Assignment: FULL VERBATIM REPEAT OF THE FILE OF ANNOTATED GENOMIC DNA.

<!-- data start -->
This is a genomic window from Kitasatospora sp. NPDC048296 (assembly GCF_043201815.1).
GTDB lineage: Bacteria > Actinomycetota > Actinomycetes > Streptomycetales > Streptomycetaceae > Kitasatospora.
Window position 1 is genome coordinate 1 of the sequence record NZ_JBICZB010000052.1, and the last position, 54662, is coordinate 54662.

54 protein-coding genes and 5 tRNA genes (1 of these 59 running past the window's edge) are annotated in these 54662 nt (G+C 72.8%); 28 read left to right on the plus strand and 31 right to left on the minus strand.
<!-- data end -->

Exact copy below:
This is a genomic window from Kitasatospora sp. NPDC048296 (assembly GCF_043201815.1).
GTDB lineage: Bacteria > Actinomycetota > Actinomycetes > Streptomycetales > Streptomycetaceae > Kitasatospora.
Window position 1 is genome coordinate 1 of the sequence record NZ_JBICZB010000052.1, and the last position, 54662, is coordinate 54662.

54 protein-coding genes and 5 tRNA genes (1 of these 59 running past the window's edge) are annotated in these 54662 nt (G+C 72.8%); 28 read left to right on the plus strand and 31 right to left on the minus strand.